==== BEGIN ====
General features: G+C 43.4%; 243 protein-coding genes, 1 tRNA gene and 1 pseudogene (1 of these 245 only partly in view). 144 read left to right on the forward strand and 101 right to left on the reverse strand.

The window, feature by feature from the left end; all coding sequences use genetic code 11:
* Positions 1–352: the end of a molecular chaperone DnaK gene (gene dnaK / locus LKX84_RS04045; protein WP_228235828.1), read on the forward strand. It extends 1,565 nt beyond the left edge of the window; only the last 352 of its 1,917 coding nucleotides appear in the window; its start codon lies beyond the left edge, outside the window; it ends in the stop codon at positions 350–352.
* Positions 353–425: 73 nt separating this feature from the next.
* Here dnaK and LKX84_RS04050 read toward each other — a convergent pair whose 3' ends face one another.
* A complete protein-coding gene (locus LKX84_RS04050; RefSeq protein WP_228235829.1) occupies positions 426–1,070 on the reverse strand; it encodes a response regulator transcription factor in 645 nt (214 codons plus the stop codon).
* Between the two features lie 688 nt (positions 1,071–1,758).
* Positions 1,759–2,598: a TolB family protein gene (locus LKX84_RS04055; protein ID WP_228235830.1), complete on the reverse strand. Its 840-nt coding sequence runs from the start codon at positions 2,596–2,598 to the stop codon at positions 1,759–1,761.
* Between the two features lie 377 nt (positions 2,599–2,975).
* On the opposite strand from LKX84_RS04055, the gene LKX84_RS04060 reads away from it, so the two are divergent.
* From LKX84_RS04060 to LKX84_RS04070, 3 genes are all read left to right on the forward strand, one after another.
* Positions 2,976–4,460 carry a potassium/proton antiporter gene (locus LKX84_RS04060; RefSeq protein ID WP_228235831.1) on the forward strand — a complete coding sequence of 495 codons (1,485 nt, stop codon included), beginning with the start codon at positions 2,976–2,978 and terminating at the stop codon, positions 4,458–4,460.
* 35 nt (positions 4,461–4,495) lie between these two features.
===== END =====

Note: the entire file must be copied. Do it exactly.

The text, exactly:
General features: G+C 43.4%; 243 protein-coding genes, 1 tRNA gene and 1 pseudogene (1 of these 245 only partly in view). 144 read left to right on the forward strand and 101 right to left on the reverse strand.

The window, feature by feature from the left end; all coding sequences use genetic code 11:
* Positions 1–352: the end of a molecular chaperone DnaK gene (gene dnaK / locus LKX84_RS04045; protein WP_228235828.1), read on the forward strand. It extends 1,565 nt beyond the left edge of the window; only the last 352 of its 1,917 coding nucleotides appear in the window; its start codon lies beyond the left edge, outside the window; it ends in the stop codon at positions 350–352.
* Positions 353–425: 73 nt separating this feature from the next.
* Here dnaK and LKX84_RS04050 read toward each other — a convergent pair whose 3' ends face one another.
* A complete protein-coding gene (locus LKX84_RS04050; RefSeq protein WP_228235829.1) occupies positions 426–1,070 on the reverse strand; it encodes a response regulator transcription factor in 645 nt (214 codons plus the stop codon).
* Between the two features lie 688 nt (positions 1,071–1,758).
* Positions 1,759–2,598: a TolB family protein gene (locus LKX84_RS04055; protein ID WP_228235830.1), complete on the reverse strand. Its 840-nt coding sequence runs from the start codon at positions 2,596–2,598 to the stop codon at positions 1,759–1,761.
* Between the two features lie 377 nt (positions 2,599–2,975).
* On the opposite strand from LKX84_RS04055, the gene LKX84_RS04060 reads away from it, so the two are divergent.
* From LKX84_RS04060 to LKX84_RS04070, 3 genes are all read left to right on the forward strand, one after another.
* Positions 2,976–4,460 carry a potassium/proton antiporter gene (locus LKX84_RS04060; RefSeq protein ID WP_228235831.1) on the forward strand — a complete coding sequence of 495 codons (1,485 nt, stop codon included), beginning with the start codon at positions 2,976–2,978 and terminating at the stop codon, positions 4,458–4,460.
* 35 nt (positions 4,461–4,495) lie between these two features.